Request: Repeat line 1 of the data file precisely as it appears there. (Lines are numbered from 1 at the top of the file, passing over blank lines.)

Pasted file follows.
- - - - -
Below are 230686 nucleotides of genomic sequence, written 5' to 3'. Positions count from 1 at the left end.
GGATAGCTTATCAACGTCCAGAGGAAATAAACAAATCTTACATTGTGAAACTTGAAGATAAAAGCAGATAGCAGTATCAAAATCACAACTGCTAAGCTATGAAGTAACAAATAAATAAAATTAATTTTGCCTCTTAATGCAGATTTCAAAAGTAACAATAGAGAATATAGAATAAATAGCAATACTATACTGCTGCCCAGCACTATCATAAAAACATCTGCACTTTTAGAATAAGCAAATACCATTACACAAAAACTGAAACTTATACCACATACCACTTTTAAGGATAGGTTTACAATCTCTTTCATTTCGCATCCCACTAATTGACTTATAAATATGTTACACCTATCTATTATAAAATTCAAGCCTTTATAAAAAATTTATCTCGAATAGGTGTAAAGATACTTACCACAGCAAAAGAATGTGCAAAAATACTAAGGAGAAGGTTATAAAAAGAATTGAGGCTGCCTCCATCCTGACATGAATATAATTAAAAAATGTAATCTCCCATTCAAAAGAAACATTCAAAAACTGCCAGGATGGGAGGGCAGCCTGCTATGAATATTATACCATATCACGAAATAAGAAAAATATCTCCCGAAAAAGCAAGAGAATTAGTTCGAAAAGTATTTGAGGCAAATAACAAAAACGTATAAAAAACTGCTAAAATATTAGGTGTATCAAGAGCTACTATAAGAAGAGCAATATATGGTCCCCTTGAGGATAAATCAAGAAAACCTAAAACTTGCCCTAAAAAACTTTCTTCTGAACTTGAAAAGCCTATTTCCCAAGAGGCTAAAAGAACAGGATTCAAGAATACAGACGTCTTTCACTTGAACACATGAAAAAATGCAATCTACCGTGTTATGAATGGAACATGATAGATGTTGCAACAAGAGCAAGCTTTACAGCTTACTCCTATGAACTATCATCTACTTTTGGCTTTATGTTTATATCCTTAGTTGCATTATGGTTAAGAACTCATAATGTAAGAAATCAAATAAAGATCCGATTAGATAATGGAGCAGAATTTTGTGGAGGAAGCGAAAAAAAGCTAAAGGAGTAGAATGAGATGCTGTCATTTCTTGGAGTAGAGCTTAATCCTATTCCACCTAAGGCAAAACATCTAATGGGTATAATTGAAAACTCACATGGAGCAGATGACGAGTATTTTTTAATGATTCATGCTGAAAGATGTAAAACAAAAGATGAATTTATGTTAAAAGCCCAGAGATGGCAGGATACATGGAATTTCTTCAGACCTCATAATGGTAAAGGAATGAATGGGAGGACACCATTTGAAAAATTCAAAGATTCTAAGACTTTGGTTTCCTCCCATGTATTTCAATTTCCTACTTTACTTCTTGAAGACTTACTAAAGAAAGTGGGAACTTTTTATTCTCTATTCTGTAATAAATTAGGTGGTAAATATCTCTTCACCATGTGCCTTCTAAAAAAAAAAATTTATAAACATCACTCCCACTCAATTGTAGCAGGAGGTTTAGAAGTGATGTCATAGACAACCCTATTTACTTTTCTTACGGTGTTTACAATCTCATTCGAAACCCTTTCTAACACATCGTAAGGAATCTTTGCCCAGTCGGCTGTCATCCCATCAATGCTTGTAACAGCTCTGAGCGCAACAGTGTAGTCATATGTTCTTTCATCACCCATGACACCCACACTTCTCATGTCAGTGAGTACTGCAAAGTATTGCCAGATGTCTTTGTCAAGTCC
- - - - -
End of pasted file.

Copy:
Below are 230686 nucleotides of genomic sequence, written 5' to 3'. Positions count from 1 at the left end.